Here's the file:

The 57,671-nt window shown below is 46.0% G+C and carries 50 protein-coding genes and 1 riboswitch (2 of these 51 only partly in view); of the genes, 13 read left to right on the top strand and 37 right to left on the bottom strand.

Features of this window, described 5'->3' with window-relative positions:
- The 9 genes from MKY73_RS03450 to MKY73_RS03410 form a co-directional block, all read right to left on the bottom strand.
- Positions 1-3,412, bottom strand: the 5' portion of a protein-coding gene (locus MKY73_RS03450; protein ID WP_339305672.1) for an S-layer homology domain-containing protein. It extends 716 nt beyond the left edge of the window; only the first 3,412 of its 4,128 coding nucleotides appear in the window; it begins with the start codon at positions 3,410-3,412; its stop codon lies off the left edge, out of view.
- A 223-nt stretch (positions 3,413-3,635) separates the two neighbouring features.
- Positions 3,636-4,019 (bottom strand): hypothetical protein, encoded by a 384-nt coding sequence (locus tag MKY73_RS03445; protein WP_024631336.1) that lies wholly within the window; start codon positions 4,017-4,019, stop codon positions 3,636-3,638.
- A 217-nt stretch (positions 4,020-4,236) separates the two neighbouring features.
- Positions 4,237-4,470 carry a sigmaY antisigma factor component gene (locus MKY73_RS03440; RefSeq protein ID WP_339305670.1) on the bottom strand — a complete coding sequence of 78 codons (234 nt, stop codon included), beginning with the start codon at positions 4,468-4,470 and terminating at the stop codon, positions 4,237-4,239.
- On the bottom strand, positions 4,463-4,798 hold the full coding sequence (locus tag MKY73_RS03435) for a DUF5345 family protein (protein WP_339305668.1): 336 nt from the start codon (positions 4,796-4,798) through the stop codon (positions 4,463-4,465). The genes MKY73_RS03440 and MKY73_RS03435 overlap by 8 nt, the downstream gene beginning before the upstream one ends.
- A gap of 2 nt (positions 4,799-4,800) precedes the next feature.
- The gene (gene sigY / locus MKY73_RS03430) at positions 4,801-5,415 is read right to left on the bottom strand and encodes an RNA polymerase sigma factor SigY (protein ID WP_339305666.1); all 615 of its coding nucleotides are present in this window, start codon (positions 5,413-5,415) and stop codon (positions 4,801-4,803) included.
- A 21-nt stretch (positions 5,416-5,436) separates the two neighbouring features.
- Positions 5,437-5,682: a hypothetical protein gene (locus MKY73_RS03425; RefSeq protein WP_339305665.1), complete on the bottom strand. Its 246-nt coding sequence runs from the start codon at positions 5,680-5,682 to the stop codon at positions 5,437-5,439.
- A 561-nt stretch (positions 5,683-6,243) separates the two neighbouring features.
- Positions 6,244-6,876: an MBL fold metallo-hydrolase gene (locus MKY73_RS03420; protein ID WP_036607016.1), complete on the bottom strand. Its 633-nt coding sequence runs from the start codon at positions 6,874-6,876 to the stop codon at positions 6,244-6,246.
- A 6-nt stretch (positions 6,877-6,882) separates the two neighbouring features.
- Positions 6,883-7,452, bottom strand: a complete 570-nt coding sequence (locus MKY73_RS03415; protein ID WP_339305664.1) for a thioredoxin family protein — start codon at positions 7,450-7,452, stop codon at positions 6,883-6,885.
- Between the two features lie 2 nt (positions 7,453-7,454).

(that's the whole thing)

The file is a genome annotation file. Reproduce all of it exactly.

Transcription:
The 57,671-nt window shown below is 46.0% G+C and carries 50 protein-coding genes and 1 riboswitch (2 of these 51 only partly in view); of the genes, 13 read left to right on the top strand and 37 right to left on the bottom strand.

Features of this window, described 5'->3' with window-relative positions:
- The 9 genes from MKY73_RS03450 to MKY73_RS03410 form a co-directional block, all read right to left on the bottom strand.
- Positions 1-3,412, bottom strand: the 5' portion of a protein-coding gene (locus MKY73_RS03450; protein ID WP_339305672.1) for an S-layer homology domain-containing protein. It extends 716 nt beyond the left edge of the window; only the first 3,412 of its 4,128 coding nucleotides appear in the window; it begins with the start codon at positions 3,410-3,412; its stop codon lies off the left edge, out of view.
- A 223-nt stretch (positions 3,413-3,635) separates the two neighbouring features.
- Positions 3,636-4,019 (bottom strand): hypothetical protein, encoded by a 384-nt coding sequence (locus tag MKY73_RS03445; protein WP_024631336.1) that lies wholly within the window; start codon positions 4,017-4,019, stop codon positions 3,636-3,638.
- A 217-nt stretch (positions 4,020-4,236) separates the two neighbouring features.
- Positions 4,237-4,470 carry a sigmaY antisigma factor component gene (locus MKY73_RS03440; RefSeq protein ID WP_339305670.1) on the bottom strand — a complete coding sequence of 78 codons (234 nt, stop codon included), beginning with the start codon at positions 4,468-4,470 and terminating at the stop codon, positions 4,237-4,239.
- On the bottom strand, positions 4,463-4,798 hold the full coding sequence (locus tag MKY73_RS03435) for a DUF5345 family protein (protein WP_339305668.1): 336 nt from the start codon (positions 4,796-4,798) through the stop codon (positions 4,463-4,465). The genes MKY73_RS03440 and MKY73_RS03435 overlap by 8 nt, the downstream gene beginning before the upstream one ends.
- A gap of 2 nt (positions 4,799-4,800) precedes the next feature.
- The gene (gene sigY / locus MKY73_RS03430) at positions 4,801-5,415 is read right to left on the bottom strand and encodes an RNA polymerase sigma factor SigY (protein ID WP_339305666.1); all 615 of its coding nucleotides are present in this window, start codon (positions 5,413-5,415) and stop codon (positions 4,801-4,803) included.
- A 21-nt stretch (positions 5,416-5,436) separates the two neighbouring features.
- Positions 5,437-5,682: a hypothetical protein gene (locus MKY73_RS03425; RefSeq protein WP_339305665.1), complete on the bottom strand. Its 246-nt coding sequence runs from the start codon at positions 5,680-5,682 to the stop codon at positions 5,437-5,439.
- A 561-nt stretch (positions 5,683-6,243) separates the two neighbouring features.
- Positions 6,244-6,876: an MBL fold metallo-hydrolase gene (locus MKY73_RS03420; protein ID WP_036607016.1), complete on the bottom strand. Its 633-nt coding sequence runs from the start codon at positions 6,874-6,876 to the stop codon at positions 6,244-6,246.
- A 6-nt stretch (positions 6,877-6,882) separates the two neighbouring features.
- Positions 6,883-7,452, bottom strand: a complete 570-nt coding sequence (locus MKY73_RS03415; protein ID WP_339305664.1) for a thioredoxin family protein — start codon at positions 7,450-7,452, stop codon at positions 6,883-6,885.
- Between the two features lie 2 nt (positions 7,453-7,454).